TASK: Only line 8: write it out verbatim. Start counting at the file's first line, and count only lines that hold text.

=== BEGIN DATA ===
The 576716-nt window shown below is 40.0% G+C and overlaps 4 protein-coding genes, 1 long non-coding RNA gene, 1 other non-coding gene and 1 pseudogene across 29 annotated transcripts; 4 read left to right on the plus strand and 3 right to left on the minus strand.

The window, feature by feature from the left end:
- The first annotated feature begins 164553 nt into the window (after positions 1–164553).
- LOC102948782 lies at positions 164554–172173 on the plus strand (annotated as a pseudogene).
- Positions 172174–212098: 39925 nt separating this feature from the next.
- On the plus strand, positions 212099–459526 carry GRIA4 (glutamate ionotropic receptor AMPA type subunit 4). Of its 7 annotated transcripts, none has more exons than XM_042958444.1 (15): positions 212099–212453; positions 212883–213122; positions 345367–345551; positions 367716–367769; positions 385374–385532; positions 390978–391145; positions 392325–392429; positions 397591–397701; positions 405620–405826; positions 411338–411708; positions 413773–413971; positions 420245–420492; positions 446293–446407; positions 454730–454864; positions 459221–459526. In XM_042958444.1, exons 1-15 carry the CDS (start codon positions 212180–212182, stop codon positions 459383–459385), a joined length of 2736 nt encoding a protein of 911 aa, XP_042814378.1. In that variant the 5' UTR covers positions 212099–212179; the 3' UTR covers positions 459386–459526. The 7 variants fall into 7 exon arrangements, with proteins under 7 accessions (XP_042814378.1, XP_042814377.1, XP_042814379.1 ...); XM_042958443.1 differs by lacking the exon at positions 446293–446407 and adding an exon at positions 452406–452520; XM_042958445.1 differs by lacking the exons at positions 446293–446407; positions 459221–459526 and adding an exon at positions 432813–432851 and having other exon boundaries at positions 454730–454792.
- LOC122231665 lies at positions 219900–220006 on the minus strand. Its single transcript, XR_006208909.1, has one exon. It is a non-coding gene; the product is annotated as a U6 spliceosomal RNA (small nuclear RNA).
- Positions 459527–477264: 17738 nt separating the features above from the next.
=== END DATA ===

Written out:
- Positions 459527–477264: 17738 nt separating the features above from the next.